But, I tell you what, once my two weeks were up, I'd be outta there and I would never look back!  (I just need to add here that my neighbors really did hit the lottery about 1.5 years ago.  He hit it with a group of coworkers, so if he can then I can too, right?  Or do you think my odds severely diminished because what are the chances that neighbors would both hit?  Am I thinking too much about this?)  After hitting the lotto, I would start living a life free of time and financial constraints.

During the school year, I would volunteer at my girls' elementary school.  I would go in a couple of times a week to staple worksheets or cut out construction paper apples or hang artwork in the hall.  I would do all of that stuff that teachers don't have time to do and I would love every minute of it.  I would work there in the mornings and then eat lunch with my girls.  After that, I would run errands or do whatever needed to be done before heading home to make dinner.

On the days I didn't volunteer at the school, I would either volunteer at another organization (like the local pet rescue or food pantry) or simply take those days to focus on myself.  I would love to attend a yoga class or maybe a gardening class.  (My neighbor who won the lottery?  She quit her job and took up cooking classes!)  Yes, I would have the freedom (both in time and in finances) to do those sorts of activities.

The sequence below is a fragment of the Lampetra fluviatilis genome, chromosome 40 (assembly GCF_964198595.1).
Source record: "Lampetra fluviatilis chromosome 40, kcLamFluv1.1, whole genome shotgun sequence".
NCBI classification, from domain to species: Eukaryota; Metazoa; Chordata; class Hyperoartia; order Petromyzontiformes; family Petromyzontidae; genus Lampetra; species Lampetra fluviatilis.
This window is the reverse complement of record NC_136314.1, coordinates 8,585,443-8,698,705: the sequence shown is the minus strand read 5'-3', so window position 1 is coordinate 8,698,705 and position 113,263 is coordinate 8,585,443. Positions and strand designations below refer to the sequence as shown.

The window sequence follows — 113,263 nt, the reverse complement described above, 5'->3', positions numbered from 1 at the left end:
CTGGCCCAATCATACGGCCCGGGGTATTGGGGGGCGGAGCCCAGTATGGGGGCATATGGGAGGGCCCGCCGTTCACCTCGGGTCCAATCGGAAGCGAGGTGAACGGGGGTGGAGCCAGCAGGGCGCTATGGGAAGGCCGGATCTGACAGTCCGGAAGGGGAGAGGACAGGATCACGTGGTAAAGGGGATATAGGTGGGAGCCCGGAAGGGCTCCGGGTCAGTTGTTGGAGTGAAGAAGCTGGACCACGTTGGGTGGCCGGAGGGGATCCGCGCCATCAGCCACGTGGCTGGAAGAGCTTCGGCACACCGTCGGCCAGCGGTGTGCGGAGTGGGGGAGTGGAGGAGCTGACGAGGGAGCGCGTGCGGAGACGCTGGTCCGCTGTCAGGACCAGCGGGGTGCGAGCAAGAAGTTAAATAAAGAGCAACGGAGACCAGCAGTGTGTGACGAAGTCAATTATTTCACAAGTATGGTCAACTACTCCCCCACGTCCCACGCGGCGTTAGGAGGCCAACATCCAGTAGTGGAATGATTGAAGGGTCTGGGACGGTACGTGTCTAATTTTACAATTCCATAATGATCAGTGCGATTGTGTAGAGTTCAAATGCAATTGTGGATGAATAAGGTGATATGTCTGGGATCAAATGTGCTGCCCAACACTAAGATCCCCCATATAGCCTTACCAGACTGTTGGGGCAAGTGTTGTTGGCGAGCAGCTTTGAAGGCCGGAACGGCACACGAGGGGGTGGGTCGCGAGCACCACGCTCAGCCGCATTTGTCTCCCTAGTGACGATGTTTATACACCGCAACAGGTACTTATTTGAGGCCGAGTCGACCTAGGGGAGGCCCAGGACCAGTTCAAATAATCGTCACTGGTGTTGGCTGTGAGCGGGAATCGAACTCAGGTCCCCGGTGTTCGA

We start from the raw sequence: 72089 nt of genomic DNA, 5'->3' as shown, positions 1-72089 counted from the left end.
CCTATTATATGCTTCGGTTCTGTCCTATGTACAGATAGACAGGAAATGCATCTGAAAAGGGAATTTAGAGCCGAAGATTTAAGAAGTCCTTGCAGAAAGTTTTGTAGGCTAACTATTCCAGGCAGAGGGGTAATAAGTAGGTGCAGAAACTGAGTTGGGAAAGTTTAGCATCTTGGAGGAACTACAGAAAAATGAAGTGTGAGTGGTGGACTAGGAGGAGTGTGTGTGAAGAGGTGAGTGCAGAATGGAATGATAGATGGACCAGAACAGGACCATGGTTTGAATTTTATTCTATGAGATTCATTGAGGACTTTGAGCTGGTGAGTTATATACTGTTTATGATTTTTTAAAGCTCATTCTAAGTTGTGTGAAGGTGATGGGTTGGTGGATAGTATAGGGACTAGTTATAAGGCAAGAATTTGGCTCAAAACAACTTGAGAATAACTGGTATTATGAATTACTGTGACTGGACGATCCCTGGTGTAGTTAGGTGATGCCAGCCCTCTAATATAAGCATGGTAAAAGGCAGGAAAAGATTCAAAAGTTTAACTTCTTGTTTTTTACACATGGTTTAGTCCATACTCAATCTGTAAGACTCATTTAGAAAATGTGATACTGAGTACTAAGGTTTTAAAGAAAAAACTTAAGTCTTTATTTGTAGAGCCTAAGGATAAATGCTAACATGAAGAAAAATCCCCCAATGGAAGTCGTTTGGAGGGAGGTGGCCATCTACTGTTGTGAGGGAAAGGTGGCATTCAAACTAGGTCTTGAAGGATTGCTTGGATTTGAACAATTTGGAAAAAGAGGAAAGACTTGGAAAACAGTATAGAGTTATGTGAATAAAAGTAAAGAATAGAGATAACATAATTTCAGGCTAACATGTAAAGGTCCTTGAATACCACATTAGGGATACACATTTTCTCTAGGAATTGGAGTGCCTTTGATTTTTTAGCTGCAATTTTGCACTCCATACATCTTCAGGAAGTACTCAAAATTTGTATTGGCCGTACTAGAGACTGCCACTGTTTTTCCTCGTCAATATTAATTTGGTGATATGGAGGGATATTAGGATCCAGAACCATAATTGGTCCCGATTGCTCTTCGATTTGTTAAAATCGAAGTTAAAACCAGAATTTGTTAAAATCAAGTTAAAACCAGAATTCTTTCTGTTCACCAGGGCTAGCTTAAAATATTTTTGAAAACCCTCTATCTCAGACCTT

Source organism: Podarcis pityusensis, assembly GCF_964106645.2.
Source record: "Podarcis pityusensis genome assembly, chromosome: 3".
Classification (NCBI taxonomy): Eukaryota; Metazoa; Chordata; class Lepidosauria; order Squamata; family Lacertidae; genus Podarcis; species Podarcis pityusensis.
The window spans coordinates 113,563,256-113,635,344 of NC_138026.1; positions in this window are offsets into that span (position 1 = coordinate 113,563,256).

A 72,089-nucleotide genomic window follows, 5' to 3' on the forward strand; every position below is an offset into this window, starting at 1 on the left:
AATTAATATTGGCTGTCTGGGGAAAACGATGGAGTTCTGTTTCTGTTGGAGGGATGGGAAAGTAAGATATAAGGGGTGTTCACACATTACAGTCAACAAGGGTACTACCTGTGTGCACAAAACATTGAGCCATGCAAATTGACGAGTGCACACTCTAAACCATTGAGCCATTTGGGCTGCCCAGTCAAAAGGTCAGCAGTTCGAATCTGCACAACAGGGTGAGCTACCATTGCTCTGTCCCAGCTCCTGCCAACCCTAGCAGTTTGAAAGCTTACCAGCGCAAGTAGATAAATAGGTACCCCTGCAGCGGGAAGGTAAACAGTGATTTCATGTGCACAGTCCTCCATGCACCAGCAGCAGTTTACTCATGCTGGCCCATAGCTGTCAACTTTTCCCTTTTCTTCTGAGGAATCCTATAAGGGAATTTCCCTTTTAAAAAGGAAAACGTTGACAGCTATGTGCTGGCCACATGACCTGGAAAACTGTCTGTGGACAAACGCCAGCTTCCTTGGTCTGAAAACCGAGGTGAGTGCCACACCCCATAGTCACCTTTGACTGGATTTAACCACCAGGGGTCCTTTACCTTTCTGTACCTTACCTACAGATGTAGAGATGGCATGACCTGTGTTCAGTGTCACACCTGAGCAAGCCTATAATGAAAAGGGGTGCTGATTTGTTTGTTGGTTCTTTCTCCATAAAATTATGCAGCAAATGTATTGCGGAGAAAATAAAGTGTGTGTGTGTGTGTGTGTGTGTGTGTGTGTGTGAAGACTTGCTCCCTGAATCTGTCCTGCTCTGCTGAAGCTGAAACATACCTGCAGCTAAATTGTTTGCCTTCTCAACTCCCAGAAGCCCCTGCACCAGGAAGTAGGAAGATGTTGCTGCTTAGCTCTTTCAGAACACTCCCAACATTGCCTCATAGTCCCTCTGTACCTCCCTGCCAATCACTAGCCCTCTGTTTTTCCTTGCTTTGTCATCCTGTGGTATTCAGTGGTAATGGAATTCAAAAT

Summers would be especially sweet because I would have my girls with me all the time.  They are at such a fun age (10 years and 8 years); an age where you can really do stuff with them.  We would have the time to hike the parks together, visit ice cream parlors, pick strawberries, tend a garden, spend hours attending the activities at the local library.  Just thinking about it all makes me positively happy and yet positively miserable.  Happy that it's a possibility, but miserable in the fact that it most likely won't come true.

But, I'll keep wishing.  And I'll keep making the commute.  I'll keep putting my hours in in order to receive my monthly paycheck.  I'll keep on keepin' on.  But, it won't stop me from dreaming.

I Wonder What I'd Do if I Didn't Have a Job . . .

Hello all!  As the other Wonders will know - because I have been talking of it incessantly - I just finished my first trial as a brand new baby lawyer.  That was yesterday, and it consumed my life briefly, but now it is over and I can do my Wondering duties once more - albeit a day or two late.